Centenary of the Armistice

Part of Assessment and Treatment Units: Vulnerable People – in the House of Commons at 5:07 pm on 6th November 2018.

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Photo of Albert Owen Albert Owen Labour, Ynys Môn 5:07 pm, 6th November 2018

I know a lot about Coventry. My son-in-law comes from Coventry, as my hon. Friend knows; I think that he was his MP for some time. My speech is concentrating on the families of seafaring communities. I welcome Mr Simpson mentioning that many were lost at sea, so their bodies were never recovered and there were no proper funerals to honour them.

A lot of hon. Members have rightly spoken about the personal experiences of their own families. My grandmother was born in 1888. As a single parent who had lost her husband to disease, she became a nurse and worked in the convalescent home at the port of Holyhead during the great war. Many people came to her with severe shellshock, including her youngest brother, who did not recognise her for two years because of the trauma that he suffered on the battlefields. It is worth bearing it in mind that many mothers and other family members had such experiences.

The other stark memory that I am sure we all have after seeing first world war graves is the age of those who died. Many who suffered were young men and boys; I do not know the exact average age, but these men were in their 20s. Their parents will never have forgotten that throughout their lives. My grandmother’s son—my father—served in the second world war, and she always told me that every day that he was away was a dark day until he returned home safely.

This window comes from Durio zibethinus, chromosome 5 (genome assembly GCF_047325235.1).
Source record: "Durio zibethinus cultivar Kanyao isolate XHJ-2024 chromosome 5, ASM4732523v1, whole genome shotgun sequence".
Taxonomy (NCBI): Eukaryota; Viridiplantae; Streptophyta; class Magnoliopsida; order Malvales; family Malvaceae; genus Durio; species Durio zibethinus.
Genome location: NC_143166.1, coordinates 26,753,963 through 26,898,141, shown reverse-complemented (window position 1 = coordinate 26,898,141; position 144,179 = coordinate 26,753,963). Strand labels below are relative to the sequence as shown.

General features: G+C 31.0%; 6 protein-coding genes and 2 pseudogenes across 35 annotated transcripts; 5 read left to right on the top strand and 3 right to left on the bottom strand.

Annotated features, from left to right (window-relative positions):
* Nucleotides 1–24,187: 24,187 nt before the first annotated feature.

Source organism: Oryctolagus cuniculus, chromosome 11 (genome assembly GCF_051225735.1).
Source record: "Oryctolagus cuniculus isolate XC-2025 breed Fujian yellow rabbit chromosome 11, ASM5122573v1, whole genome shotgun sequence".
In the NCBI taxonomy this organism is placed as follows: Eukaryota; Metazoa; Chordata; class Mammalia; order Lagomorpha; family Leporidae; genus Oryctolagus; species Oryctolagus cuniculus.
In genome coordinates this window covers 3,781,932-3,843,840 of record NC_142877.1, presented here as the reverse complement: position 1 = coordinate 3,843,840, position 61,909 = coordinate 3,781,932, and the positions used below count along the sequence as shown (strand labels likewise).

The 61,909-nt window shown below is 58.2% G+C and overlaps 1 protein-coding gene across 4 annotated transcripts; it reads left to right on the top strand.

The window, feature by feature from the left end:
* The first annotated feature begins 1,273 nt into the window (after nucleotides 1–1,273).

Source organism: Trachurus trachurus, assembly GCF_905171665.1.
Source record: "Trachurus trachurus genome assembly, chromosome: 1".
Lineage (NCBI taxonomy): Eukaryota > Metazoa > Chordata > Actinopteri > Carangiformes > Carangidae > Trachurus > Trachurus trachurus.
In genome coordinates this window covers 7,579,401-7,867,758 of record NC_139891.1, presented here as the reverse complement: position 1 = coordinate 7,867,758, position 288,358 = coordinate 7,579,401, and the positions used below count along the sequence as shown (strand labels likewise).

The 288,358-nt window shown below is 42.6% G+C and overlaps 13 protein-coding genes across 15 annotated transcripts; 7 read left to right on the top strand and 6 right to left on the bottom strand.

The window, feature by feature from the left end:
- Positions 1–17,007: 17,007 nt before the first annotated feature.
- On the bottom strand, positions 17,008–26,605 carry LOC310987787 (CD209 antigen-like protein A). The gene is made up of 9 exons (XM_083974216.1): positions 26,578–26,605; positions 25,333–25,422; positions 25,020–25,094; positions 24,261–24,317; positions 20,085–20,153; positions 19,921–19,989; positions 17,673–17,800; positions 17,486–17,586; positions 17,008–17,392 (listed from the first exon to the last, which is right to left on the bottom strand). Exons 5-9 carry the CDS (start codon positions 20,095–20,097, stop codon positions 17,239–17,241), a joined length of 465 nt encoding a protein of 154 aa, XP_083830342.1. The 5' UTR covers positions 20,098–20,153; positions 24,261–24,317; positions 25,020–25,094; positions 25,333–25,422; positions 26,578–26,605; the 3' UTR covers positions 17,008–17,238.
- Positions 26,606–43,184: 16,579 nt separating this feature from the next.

One hundred years after the guns fell silent, the House of Commons is right to remember our communities, and those who sailed across the Irish sea and around the coastline. The RMS Leinster reminded me that vulnerable people were shot by U-boats. Going to sea—I speak as an ex-merchant seafarer who worked on that route—is dangerous enough. Crew members look after each other, but imagine being faced with the potential of being sunk by a U-boat, as cruelly happened to the RMS Leinster. The irony of that story is that the German submarine UB-123 was itself shot and blown up on the north coast of Britain as it went back to Bremerhaven.

My hon. Friend Tom Watson is right that we must also respect the bravery of our opponents because they carried out their duties. It is hugely appropriate—I give the Government credit for this—that the German President is attending ceremonies this year, because we want to look forward as a nation.

Our forefathers made the pledge in 1918 that we would remember those who died, and we are honouring that pledge today, as we have done over the years. As an ex-seafarer representing a proud seafaring community, I will be proud to stand up on 11 November and say to all those people and their families, “We will remember them; we will remember.”